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Parish of Haydon Wick

North Swindon.

Wiltshire, UK,

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THE HUNTING OF TWRCH TRWYTH

Dig Deep!

 

The hunting of Twrch Trwyth is a tale within a tale, a floating narrative that came to rest in the written version of Culhwch & Olwen. It’s quite likely that it was often told alone as well as being used as part of larger narratives. The boar hunt was deemed an important part of Culhwch’s story, & it sits well with the other mythological elements of the tale.

 

Some of the themes of the boar hunt are related to the kinship ritual of 'dressing & cutting hair'. One such theme is that of nobility: the Twrch Trwyth is a prince of noble birth incarnated as a magical boar; it’s his special scissors and comb that are ultimately used to carry out a ritual of ennoblement that also marks Ysbaddaden’s death, in turn the event of Culhwch’s ascension to sovereign power. The hunting of Twrch Trwyth is an essential step in Culhwch’s growth in nobility.

 

There is another aspect to the boar’s relationship to the young hero. Twrch Trwyth is a young nobleman incarnated as wild swine, & he is hunted for the benefit of another young nobleman whose incarnation is also deeply entwined with swine:

 

'And from the hour [Culhwch’s mother] became pregnant she went mad, and did not go near any dwelling. When her time came, her senses returned to her. This happened in a place where a swineherd was tending a herd of pigs. And out of fear of the pigs the queen gave birth. And the swineherd took the boy until he came to court. And the boy was baptised, and was named Culhwch because he was found in a pig-run.'

 

Culhwch’s name commemorates this association with swine, roughly translating as ‘pig-run’. Twrch Trwyth & Culhwch could be considered kindred spirits, young noblemen who’s natures are entwined with similar mythological animals. Yet there isn’t a perfect symmetry between the two either: boars & pigs are different kinds of swine. One is portrayed as wild & destructive whilst the other is domesticated & civil. A reference to the two natures of man - his lower-self (animal-self) & his Higher Self (spiritual-soul - a spark of divinity).Twrch Trwyth was the beast that laid waste to southern Ireland, while Culhwch is all nobility in pursuit of love.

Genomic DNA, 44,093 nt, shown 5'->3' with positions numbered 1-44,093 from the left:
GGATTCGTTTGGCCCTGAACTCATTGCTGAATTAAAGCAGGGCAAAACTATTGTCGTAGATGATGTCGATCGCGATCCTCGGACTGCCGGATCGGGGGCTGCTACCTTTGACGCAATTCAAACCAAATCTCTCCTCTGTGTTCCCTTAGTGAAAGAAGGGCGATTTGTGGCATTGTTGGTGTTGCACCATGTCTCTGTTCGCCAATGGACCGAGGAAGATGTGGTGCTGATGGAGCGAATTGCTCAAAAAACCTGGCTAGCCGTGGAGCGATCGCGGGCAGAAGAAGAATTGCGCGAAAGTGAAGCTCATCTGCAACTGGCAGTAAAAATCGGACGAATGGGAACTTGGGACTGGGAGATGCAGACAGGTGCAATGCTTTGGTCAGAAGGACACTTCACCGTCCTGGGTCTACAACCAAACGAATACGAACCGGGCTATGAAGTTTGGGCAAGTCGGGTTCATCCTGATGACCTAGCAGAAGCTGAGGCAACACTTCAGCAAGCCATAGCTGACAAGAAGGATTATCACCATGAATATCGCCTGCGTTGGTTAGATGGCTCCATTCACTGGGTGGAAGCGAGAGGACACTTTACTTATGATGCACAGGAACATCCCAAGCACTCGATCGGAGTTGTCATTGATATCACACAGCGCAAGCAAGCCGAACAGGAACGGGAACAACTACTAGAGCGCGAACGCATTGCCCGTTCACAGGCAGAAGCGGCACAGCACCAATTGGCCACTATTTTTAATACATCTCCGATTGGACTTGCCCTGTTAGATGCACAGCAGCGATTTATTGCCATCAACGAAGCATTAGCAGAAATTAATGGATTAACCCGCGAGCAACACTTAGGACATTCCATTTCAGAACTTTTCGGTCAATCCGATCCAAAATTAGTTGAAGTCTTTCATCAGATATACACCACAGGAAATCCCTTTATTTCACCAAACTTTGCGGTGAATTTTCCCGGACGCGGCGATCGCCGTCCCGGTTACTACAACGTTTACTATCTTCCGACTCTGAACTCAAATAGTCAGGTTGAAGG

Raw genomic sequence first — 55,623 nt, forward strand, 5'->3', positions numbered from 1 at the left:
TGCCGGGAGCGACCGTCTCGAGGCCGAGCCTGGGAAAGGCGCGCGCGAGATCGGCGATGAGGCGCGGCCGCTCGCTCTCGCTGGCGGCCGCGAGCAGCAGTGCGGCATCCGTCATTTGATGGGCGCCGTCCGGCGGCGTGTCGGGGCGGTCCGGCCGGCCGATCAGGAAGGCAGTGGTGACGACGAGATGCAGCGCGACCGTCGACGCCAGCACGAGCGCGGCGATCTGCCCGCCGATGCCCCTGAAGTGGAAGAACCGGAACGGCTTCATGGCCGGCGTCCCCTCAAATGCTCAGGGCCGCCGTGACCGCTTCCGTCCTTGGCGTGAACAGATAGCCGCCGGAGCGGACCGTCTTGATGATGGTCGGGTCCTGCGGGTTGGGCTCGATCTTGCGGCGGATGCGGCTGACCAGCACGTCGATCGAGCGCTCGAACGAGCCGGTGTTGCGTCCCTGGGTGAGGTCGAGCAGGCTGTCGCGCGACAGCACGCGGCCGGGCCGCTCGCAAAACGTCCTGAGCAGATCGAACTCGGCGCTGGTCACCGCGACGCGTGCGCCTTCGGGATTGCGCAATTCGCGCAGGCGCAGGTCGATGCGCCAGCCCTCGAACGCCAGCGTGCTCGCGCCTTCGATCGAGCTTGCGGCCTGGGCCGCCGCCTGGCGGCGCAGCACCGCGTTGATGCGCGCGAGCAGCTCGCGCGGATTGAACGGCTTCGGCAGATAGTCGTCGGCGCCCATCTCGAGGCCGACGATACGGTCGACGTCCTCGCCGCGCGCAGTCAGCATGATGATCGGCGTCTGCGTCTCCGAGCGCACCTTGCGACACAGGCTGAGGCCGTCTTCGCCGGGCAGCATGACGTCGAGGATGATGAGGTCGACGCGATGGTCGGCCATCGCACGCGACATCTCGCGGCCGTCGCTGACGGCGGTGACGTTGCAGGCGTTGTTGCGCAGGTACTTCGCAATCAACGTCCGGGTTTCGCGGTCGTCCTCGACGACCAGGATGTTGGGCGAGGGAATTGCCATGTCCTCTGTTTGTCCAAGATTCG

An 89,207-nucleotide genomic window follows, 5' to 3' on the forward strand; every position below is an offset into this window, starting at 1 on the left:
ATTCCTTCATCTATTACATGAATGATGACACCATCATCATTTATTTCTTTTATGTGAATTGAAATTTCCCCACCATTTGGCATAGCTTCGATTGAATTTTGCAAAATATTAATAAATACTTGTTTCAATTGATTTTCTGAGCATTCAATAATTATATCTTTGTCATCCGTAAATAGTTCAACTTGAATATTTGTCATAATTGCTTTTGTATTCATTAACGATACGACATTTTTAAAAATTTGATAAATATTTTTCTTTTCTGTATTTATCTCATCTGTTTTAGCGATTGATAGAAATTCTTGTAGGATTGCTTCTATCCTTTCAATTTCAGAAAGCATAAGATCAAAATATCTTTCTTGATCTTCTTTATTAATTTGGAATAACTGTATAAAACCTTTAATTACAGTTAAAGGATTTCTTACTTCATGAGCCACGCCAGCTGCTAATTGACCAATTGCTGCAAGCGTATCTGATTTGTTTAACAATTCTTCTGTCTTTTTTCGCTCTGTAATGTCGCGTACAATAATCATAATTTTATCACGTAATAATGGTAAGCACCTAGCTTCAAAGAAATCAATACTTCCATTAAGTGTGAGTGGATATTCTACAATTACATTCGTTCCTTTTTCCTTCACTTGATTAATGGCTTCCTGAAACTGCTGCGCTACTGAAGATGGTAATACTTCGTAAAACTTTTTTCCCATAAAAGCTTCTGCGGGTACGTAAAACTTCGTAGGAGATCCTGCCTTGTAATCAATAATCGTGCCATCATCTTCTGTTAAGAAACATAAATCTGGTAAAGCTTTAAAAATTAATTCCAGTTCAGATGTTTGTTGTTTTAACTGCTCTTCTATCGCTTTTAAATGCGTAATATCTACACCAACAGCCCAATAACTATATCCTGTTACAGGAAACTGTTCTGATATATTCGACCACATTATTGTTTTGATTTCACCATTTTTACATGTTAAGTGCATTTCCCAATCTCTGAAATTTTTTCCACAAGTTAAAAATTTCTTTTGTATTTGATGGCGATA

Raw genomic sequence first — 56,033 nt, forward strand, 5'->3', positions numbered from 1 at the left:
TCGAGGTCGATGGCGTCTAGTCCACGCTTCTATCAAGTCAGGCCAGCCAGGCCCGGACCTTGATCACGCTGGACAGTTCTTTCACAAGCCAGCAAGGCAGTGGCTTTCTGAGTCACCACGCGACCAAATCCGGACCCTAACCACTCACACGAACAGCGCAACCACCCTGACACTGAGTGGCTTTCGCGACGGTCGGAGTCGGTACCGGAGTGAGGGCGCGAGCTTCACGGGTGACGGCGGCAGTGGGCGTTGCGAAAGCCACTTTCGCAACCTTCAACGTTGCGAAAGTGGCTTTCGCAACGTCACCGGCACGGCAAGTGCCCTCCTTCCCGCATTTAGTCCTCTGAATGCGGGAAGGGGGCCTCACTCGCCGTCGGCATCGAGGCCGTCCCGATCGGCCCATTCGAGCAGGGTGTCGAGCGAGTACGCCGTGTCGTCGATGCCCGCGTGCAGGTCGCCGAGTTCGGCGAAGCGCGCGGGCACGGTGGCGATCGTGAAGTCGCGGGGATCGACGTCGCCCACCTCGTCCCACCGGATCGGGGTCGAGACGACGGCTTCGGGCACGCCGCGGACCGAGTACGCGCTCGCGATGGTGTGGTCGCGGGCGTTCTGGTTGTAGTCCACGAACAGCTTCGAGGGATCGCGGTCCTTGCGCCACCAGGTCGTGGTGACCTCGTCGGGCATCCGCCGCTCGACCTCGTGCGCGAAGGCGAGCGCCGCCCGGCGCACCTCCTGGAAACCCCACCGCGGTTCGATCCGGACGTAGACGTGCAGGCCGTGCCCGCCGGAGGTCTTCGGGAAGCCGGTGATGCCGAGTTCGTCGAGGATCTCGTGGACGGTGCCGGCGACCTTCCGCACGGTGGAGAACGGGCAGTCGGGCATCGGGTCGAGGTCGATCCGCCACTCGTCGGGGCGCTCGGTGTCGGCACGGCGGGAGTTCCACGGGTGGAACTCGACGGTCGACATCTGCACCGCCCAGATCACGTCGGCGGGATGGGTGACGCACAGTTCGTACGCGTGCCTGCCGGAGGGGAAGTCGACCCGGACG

We shouldn’t automatically assign a negative value to the Twrch, particularly as aggression & violence weren’t frowned upon in medieval Welsh culture. Far from it, they were celebrated as the defining features of great & worthy heroes. The warrior ideology that’s personified in figures such as Arthur, Urien, Owain & others is one of the hall marks of aristocratic praise poetry. At times, the Welsh bards compared their warrior patrons with boars, & sometimes even the Twrch Trwyth himself was used as a praise-worthy comparison. In light of this it may be better to see both swine-heroes as complementary, rather than antagonistic. The Twrch, suffering the fate of hunted beasts & warriors alike, faces 'integration - sacrifice' for the further  ennoblement of his more civil brother.

 

It’s wiser to consider Culhwch & the Twrch Trwyth as representative of the same aristocratic values, with the former embodying the values of civility, love & sovereignty (the higher values & aspects of an enlightened being), & the latter war, martial prowess & wild violence (matters of the material world in which we live & have to find the 'third point' of balance & harmony). All of these values were ancient aspects of Welsh nobility, & in combination both Culhwch & the Twrch illustrate all of them through their actions.

 

It’s also fitting in many ways that violence itself is finally sacrificed for the benefit of civility, the hunted animal nourishing the nobility that pursues it.

 

 

Culhwch & Olwen is one of the main examples, of the spiritual transformation taking place in those times, it is preoccupied with the ideals of violence, civility & nobility, those very elements of Celtic culture that informed the later medieval concepts of chivalry.

 

Culhwch’s quest in literal terms is to marry the woman he was destined to love, but in mythological terms it also describes his ritualised initiation into nobility. Conflating an initiation into nobility with the pursuit of love is clearly a winning strategy if the intention is to sell such high-minded ideals to your young people, particularly the boys. Coupled with this idea of nobility as love is the idea of the new replacing the old, & that the nobility of the past (whether that be personified in a brutish giant or a magic boar) can be reclaimed by new generations, especially in their pursuit of love as a road to sovereignty.

 

 

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